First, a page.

Our damaged roof

Here’s a great sight to greet you on your last day before going back to work. When we woke up our top-floor flat was groaning in the wind, and J thought she heard one of the doors down at the bottom of the stairs banging. Then after breakfast she left to take W swimming with friends... and was back in the flat only a few seconds later. The skylight above our tenement stair was almost completely covered by roofing felt. Sticking my head out of the attic window confirmed that it was our felt: the left half of that exposed wooden roof was over our kitchen and bathroom.

So my first job of the day was calling our insurance company and roofers for emergency repairs. The first roofing company I rang couldn’t come for two days, but fortunately the second could send someone around as soon as the wind died down, which they were expecting to happen around noon. The window howled up and down the street for a couple more hours, blowing recycling bins into the street, and then died down; and the two roofing guys arrived right on cue.

They were able to fold the felt back (no small task when it’s saturated with asphalt) and secure it enough not to leak, but had to get more felt to finish the job; nailing a tarpaulin in place wouldn’t help because it would just create new holes in the existing felt, so it was better to finish the job completely. They had another call to attend to, though, so I was half expecting not to see them again today.

Not long after they left, it started raining.

Meanwhile, J and W were back from the pool. A tree had fallen on a garbage truck in the carpark right in front of them—right where our car would have been if they hadn’t been delayed a few seconds by a wheeled skip rolling into it.

Impressively, the roofing guys did return mid-afternoon, during another break in the rain and wind, and finished the job. What could have been a disaster ended up being only a close call. If the wind had been accompanied by heavy rain all morning, it could have been so much worse; or if we’d been away, and it had snowed heavily on the exposed roof, and then melted... so many delicious disasters to imagine.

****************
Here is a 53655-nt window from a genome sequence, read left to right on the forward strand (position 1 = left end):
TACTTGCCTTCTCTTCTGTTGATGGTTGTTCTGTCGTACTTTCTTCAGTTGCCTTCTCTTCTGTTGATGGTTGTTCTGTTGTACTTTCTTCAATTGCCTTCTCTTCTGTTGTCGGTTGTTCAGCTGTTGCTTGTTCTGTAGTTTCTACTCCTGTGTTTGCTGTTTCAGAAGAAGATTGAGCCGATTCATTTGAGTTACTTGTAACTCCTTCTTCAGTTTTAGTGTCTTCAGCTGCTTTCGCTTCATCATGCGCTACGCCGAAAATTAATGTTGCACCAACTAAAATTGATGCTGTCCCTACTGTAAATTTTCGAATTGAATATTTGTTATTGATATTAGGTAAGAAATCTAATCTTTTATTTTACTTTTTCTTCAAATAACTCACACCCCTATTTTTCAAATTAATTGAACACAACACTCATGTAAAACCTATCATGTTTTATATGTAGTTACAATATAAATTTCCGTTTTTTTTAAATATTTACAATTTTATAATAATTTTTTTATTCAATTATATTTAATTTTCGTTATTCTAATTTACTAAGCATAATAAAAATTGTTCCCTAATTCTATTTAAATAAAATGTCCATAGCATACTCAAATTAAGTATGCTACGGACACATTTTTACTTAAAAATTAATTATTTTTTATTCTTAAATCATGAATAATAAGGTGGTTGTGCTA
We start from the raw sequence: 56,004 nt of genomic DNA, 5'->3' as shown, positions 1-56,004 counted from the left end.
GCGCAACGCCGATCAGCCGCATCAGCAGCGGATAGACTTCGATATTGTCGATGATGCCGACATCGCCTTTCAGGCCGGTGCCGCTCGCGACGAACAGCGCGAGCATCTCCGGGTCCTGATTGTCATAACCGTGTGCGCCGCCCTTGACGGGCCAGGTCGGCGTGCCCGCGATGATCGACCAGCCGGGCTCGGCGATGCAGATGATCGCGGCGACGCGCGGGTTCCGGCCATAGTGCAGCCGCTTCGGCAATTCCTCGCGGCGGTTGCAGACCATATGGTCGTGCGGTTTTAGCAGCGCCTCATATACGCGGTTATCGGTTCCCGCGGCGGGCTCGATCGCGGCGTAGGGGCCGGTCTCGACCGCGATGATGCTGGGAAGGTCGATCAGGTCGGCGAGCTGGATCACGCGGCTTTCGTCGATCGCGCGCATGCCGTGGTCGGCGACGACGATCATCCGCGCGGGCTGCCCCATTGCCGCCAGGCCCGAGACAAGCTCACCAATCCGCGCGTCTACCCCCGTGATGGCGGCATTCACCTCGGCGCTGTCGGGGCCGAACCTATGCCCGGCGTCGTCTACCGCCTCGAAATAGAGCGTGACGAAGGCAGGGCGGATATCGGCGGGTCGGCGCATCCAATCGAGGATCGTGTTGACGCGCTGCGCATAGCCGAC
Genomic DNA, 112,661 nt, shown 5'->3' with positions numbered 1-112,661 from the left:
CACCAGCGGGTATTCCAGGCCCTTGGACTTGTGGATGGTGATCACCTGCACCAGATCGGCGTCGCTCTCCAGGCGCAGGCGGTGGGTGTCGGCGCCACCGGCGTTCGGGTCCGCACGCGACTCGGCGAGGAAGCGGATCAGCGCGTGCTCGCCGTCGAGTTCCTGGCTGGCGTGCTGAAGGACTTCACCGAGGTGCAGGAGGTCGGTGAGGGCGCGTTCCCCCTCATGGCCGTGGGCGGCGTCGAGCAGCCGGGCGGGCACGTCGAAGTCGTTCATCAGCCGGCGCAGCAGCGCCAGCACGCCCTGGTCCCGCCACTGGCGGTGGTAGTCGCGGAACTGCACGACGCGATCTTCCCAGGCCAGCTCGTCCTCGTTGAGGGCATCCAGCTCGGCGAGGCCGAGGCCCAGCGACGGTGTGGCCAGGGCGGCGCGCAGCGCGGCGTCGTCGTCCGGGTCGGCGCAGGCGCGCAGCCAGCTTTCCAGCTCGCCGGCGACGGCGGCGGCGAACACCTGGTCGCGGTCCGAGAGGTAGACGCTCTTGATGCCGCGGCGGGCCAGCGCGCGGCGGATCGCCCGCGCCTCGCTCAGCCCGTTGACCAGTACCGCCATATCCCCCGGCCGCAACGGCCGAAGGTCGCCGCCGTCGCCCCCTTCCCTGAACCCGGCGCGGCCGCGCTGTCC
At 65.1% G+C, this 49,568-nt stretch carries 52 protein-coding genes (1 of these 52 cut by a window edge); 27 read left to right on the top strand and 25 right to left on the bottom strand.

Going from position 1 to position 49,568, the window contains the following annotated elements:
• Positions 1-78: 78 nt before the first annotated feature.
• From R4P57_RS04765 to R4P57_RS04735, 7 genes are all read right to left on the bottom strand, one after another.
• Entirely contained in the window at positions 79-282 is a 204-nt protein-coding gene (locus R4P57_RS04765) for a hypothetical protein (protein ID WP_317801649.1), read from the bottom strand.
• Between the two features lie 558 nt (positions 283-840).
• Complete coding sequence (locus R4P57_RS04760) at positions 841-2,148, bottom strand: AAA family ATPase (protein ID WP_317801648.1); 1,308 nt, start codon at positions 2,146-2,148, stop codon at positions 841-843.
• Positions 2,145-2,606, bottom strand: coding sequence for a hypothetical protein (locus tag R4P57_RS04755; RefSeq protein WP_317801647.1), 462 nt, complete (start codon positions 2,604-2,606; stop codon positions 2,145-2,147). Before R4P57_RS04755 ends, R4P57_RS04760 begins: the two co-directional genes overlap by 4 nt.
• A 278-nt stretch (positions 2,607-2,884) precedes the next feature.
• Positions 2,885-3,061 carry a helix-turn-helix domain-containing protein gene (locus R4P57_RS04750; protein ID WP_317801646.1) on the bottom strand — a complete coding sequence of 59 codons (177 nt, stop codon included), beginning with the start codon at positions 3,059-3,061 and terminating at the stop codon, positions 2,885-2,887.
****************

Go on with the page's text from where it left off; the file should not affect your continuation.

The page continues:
All along our street, there were bits of roofing felt, chimney pots, and in one case a six-foot-long lead ridge littered in front gardens and on the pavement. And that’s just one street.

Apparently they were the strongest storms in Scotland in thirteen years.

3 January 2012 · Journal

That photo was stitched together from two, by the way, which is why it looks a bit wonky in the middle.

Added by Rory on 3 January 2012.

I spoke too soon about the close call. It’s been raining today, and the bathroom ceiling has started leaking. Now the lights are off and it’s full of buckets while we wait for the roofers to return tomorrow morning.

Added by Rory on 4 January 2012.

What is roofing felt?

Added by JJ on 25 November 2012.

It’s a kind of cardboard soaked in asphalt, JJ, used as a waterproof outer layer on flat roofs in the UK.

Added by Rory on 28 November 2012.